Leaving the promise-making business

We have just witnessed the budget charade.

Not long ago, the Ryan plan was introduced with some fanfare. It promises lots of cuts… over decades. Few cuts of significance in the first year. When you hear someone say that they want to cut trillions over 10+ years, remember that budgets are redone every year. The shelf life is one year. The only part of the budget that matters is the first year. No one is basing the 2012 budget on what the 10-year outlook was in the 2003 budget.

One of the invariable parts of these plans is to oversee the slow privatization of retirement money by cutting benefits to those under a certain age. This is a good thing in that social security needs to be phased out.

The problem is how these things are sold. People are told that by privatizing they will get better returns at lower costs. True in the past. The problem is that the economy is headed down the tubes due to all the debt, and this promise will be empty (plus, 401K offerings usually provide little protection against inflationary forces since those are deemed “unsafe” investments by advisers living in the bubble past). So what’s going to happen when people see their “safe” bond funds getting killed and their money market funds losing purchasing power due to inflation? If it’s anything like I remember 2008, we’re going to hear a loud outcry. People believe that Wall Street is ripping them off (somewhat true, although the Fed is the far bigger culprit). People are going to want this corrected. It will be another outburst of what I call “stupid populism,” which asks good questions and proposes bad answers.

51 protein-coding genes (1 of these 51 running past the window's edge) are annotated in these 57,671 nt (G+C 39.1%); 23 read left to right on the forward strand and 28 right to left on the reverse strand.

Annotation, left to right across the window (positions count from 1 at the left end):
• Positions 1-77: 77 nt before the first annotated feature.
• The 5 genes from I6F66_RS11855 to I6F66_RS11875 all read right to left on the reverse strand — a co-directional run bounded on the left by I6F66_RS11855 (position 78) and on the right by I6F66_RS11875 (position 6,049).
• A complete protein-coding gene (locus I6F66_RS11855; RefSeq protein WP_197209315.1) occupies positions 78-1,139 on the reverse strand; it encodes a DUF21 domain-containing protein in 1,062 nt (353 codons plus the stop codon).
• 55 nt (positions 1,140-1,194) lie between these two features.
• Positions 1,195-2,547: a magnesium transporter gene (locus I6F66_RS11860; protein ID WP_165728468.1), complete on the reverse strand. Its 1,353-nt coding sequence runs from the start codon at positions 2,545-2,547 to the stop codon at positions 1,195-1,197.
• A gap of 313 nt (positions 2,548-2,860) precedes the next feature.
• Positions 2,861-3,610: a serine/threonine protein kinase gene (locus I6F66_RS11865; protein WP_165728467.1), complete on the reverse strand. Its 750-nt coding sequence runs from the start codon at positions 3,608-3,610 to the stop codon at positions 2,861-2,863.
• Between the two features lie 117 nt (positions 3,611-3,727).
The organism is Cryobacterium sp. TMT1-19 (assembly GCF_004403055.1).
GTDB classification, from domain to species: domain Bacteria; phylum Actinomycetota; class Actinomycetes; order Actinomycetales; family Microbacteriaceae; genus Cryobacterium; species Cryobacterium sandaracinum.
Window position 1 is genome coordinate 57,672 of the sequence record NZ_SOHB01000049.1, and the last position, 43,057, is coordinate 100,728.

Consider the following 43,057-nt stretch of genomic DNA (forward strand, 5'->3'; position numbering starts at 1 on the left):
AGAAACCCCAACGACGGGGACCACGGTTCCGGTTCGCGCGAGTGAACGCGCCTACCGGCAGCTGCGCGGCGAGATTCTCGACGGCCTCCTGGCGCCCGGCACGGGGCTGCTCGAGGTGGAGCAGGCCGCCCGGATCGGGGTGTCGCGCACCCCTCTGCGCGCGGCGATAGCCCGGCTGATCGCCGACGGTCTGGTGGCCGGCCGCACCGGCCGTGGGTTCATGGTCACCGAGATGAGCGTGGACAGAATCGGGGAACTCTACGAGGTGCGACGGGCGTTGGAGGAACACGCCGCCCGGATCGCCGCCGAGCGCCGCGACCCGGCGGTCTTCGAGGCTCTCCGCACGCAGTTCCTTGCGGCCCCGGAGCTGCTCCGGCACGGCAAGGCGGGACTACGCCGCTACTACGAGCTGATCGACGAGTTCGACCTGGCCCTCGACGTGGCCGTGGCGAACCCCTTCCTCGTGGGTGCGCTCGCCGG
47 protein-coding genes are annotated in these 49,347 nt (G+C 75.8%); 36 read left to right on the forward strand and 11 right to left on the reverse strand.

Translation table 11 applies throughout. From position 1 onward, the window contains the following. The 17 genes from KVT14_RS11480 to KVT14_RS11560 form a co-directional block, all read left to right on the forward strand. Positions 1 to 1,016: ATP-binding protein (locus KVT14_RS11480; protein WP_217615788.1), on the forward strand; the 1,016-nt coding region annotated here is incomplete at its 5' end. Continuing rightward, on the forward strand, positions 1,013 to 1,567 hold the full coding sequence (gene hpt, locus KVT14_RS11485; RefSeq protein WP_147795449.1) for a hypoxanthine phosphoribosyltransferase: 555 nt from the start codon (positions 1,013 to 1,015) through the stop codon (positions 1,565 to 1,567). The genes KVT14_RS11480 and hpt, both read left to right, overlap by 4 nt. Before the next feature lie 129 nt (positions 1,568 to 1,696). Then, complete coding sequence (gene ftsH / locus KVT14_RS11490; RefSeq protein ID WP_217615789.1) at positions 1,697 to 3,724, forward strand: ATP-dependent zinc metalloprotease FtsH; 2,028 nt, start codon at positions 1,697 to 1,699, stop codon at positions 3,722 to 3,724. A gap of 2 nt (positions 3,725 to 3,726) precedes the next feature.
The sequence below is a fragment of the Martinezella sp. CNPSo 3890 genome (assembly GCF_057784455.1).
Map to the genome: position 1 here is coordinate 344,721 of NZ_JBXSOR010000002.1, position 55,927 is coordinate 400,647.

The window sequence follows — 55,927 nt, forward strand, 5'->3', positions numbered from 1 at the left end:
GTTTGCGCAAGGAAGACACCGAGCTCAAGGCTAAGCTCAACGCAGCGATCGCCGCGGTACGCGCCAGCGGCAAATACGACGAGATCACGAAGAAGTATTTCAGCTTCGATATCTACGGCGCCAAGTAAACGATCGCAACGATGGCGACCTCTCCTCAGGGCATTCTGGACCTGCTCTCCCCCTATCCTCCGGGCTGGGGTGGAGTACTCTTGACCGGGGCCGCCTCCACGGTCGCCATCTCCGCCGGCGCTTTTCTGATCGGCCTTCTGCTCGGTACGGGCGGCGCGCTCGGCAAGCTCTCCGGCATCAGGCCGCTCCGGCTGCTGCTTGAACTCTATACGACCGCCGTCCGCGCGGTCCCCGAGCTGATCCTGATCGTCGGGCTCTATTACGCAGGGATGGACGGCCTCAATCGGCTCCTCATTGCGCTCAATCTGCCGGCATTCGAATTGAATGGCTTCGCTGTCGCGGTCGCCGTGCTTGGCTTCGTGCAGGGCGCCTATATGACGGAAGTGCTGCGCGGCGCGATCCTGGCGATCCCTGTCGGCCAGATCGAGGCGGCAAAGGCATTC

The gimmicks will fall apart from voter anger. Politicians will empathize but their inability to deliver the goodies will be more transparent. (If it were earlier in the Ponzi scheme, big government could ride to the rescue, but alas, the hour is late.)

I just finished Tom Wood’s book Rollback. Woods hammers away at historically false assumptions such as how the government saved us from sweatshops, or how the financial meltdown was caused by “deregulation.”

This questioning is what is needed with the Medicare and Social Security debate, too. The greatest assumption of all is that the government owes you a retirement. Instead of promising people increased returns through private/public gimmicks like subsidized 401Ks, the government should get out of the promise-making business altogether. The assumption that the government can protect our retirement “security” needs to be exploded. People need to be told that they are responsible for their own retirement. The entitlement mentality needs to be shamed. People need to buy their own insurance, work cooperatively with their churches or civic organizations, plan ahead, etc. There’s no free lunch.

It would help if the government would get out of the game of encouraging debt through low interest rates and backstopping loans, and spending massive amounts of money, but that is a topic for another post.

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